The fire was lit by 10:00 and the games began in earnest.  While tending to the whole affair, I was serenaded by the cardinals, pileated woodpeckers, the northern flickers, the black-capped chickadees, and the crows.  As soon as the barrel was empty, Precious started gathering the taps and buckets from the trees.  I took the time to wash the barrel, the buckets, and the taps before storing everything in the barrel for next year.  As the levels in the pans dropped, I consolidated into fewer pans and washed the empty ones.  By 14:00, the boiling was complete and the syrup was in jars, bringing our total for the year to just shy of 3 gallons (12.4 liters).

About the same time, Little Fire Faery ran up to me shrieking that I needed to go look at the beehive.  We had cleaned the hive out a few days ago ... the bees did not survive this winter, in spite of the fact that there was plenty of honey.  But, I will put up a post about the clean up some time in the next week or so.  I went to look and saw hundreds of honey bees flying in and out of the hive.  I can only assume one of two things ... they are swarming and looking for a place to live or they are stealing the little honey that I left in the hive.  I hope for the former.  If the later is the case, I already have a new package of bees on order for delivery in May.  Regardless, they were fascinating to watch.

Wendy and I then harvested rabbits, thanking each for its gift.  We did try some new things ... keeping the faces on the hides during the skinning process and cleaning one of skulls.  We will have to wait and see how these things turn out when they are finished.  After all was said and done, we have put five rabbits and the hides in the freezer, for processing another day.

This has been, by far, one of the busiest days I have had on this MooseBoots trail.  It was also very fulfilling to know that I have provided for myself and my family.  It am so grateful that the Universe provide and abundance of both opportunity and beauty.  I think I should celebrate with a nap!

Sunday, March 4, 2012

It Was A Good Day!

The last week, or so, has been busy.  The girls' dance competition season has started adding to the list of things to do.  For instance, knowing that the competition next weekend will basically eliminate sap boiling.  Ordinarily, my MooseBoots journey tends to slow a bit during these crazy busy times, but today, we found ourselves in an uncommon lull in the frantic pace of life.

With an abundance of free time, a relatively small amount of sap to boil, and a very satisfying boil rate, I took my time getting the fire started.  First, I wandered into the woods to gather wood for the fire.  I greeted the woodpecker who was chirping at me, while I looked for fresh tracks in the snow.  I only walked a short way in because the fresh layer of snow is deep enough to wear me out when carrying my normal loads of wood.  I have finally figured out how to gather the wood in a reasonable sized bundle that I can actually carry back.  So, I made two trips.  I was amazed by the amount of wood that I could gather in this one spot that was not more than 10' (3 meters) across.  I didn't even gather all that was there, just enough for the short burn.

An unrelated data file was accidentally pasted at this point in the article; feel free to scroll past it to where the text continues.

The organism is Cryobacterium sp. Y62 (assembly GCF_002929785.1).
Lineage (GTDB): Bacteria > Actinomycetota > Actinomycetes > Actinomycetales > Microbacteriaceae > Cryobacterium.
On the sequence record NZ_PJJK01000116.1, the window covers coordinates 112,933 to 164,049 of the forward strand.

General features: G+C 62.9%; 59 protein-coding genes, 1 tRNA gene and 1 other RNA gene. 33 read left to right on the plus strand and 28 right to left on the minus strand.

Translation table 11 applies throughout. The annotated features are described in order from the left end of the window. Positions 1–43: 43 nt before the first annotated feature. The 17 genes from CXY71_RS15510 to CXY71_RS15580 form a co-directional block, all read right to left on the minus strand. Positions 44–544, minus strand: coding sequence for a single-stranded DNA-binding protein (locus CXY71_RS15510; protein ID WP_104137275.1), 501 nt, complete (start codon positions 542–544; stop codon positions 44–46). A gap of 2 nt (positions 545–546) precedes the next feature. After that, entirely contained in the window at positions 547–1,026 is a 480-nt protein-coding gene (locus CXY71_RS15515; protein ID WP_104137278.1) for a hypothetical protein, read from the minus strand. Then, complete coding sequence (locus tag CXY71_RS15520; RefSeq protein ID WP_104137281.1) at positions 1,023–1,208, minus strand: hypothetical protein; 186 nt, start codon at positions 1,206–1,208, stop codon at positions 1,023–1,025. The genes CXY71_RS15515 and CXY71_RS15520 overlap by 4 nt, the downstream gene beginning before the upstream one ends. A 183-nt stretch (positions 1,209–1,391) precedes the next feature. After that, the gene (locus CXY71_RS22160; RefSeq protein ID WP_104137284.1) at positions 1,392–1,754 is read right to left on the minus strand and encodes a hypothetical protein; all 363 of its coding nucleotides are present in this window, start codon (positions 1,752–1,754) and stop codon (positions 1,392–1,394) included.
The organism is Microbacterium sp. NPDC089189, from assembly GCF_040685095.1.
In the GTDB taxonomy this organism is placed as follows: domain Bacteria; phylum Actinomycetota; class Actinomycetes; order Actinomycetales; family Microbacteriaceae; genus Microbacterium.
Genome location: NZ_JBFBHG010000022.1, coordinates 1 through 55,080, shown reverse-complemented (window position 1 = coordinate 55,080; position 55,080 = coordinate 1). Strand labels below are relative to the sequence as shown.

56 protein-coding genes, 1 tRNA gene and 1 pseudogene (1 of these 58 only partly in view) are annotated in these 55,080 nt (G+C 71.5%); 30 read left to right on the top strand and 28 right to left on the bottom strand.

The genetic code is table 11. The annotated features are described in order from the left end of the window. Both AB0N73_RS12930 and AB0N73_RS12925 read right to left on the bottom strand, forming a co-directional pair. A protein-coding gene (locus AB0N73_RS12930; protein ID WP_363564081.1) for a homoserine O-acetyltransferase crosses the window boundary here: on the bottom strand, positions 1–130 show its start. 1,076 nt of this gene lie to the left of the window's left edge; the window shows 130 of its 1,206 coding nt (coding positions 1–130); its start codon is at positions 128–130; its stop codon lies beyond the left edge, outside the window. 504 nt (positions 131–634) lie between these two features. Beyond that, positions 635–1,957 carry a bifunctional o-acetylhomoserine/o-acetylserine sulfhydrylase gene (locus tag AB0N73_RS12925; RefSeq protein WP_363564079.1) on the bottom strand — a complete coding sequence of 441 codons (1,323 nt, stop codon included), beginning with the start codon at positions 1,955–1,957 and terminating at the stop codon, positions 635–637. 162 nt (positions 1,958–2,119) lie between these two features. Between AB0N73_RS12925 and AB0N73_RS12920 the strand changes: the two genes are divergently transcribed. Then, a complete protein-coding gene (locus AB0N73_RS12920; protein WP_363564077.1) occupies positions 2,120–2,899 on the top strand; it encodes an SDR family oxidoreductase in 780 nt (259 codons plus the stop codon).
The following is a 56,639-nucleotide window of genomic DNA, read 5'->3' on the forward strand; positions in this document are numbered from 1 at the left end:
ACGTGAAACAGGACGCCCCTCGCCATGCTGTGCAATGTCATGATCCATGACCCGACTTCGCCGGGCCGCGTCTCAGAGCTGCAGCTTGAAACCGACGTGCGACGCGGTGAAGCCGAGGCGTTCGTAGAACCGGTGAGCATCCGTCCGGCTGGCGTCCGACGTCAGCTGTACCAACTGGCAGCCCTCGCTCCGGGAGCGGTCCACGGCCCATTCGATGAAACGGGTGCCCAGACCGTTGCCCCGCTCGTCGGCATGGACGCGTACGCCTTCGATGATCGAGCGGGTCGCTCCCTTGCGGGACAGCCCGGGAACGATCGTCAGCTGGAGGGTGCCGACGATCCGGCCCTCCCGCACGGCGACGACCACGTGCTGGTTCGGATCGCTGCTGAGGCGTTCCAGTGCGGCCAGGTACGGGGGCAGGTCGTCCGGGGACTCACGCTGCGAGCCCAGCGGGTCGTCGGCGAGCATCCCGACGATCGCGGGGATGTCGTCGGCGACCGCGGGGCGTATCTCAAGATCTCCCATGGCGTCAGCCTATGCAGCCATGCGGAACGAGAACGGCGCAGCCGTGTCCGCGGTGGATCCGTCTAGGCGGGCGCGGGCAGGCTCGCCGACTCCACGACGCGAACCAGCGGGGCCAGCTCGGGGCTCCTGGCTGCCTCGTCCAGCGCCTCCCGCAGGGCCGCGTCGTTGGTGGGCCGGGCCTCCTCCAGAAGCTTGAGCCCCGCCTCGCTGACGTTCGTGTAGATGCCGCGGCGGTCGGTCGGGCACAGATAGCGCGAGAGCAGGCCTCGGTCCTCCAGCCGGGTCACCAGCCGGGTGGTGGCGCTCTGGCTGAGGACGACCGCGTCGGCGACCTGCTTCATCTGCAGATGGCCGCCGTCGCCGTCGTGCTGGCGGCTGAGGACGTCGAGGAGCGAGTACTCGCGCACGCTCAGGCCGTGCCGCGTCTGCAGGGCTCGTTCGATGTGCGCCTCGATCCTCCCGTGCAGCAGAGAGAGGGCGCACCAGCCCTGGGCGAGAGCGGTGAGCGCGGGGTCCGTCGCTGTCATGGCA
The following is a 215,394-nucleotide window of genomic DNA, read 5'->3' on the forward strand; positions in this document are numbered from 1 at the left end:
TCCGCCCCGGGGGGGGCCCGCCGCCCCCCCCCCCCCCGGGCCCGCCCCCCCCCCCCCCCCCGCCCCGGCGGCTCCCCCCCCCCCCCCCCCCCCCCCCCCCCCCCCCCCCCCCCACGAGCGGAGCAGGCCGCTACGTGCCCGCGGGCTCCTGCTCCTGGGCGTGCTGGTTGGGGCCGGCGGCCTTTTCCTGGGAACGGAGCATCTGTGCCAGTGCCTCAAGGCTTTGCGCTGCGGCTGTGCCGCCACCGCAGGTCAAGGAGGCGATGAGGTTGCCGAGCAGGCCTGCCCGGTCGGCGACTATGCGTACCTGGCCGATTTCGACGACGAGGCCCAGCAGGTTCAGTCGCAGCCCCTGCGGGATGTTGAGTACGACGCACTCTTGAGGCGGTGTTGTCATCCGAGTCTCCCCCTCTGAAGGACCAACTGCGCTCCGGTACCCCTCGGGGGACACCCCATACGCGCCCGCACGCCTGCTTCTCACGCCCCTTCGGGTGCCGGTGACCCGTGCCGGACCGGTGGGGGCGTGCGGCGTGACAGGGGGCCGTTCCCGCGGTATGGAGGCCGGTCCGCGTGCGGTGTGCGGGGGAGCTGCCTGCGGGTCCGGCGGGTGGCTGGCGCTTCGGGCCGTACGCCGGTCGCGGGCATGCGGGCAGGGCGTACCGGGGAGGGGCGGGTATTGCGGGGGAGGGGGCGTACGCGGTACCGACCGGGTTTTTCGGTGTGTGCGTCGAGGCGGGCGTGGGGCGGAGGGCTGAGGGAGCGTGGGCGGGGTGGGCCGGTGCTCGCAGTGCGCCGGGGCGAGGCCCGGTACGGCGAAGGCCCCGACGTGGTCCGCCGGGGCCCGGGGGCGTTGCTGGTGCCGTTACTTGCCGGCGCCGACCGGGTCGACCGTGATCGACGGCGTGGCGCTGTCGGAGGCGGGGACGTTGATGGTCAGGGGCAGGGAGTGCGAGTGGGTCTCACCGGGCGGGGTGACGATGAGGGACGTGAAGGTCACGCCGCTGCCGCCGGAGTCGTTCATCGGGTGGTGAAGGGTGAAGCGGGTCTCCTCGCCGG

When I returned, I decided to try my hand at the bow drill to start the fire.  I haven't really practiced much with it, and not at all in the last 6 months.  I built the fire under the pans ... the wood was slightly damp from the recent rain after the snow.  Everything went fairly well until I broke the notch in the hearth ... no coal.  At that point, I gave up and used a match.  Note To Self:  play with the bow drill more often!

The burn only lasted about 3 hours to boil the 20 gallons of sap down to about 1 gallon (3.8 liters).  While I was tending the whole thing, an old friend stopped by with some barrels.  Wendy wants to plant more containers this year, in addition to all of the existing garden beds and buckets.  It was very kind, and unexpected, of him to deliver them.  It was nice to get to spend a few minutes chatting with him. 

When the pans got low enough, we brought the sap into the house to finish.  Less than an hour later, we had another beautiful 1.75 quarts (2 liters) of dark amber syrup to add to our stores.

After cleaning up, I went back to check on the Blue Oyster Mushrooms.  Earlier this week, I noticed that they are fruiting.  Today, they were much bigger.  By this time next week, I think I will have harvested the first harvest from the bag.

You may have noticed the cardboard box under the bag in the picture.  I put it there to catch any spore that may fall.  First, I don't want to "seed" the carpet.  Second, I am hoping to catch the spore to start a new batch.  Wendy and I have discussed the idea of innoculating some of the hardwood stumps around the neighborhood.  I don't know if it will work, but like everything we do, we are playing with ideas and techniques, experimenting to see if we can learn what works and what doesn't.  Worse case, we don't succeed and we lose a bit of time.  Best case, we sprout more Blue Oyster Mushrooms than we can possibly eat and we share with all of the neighbors.  Oh, by the way, the two pictures were taken a mere 3 days apart.

I am grateful for days like this ... for the beauty around me, for the abundance the Earth offers, and for the opportunity to share this, my MooseBoots path, with my amazing family and wonderful friends.  May your day be filled with beauty, happiness, joy, and the wisdom to recognize it even in their smallest forms.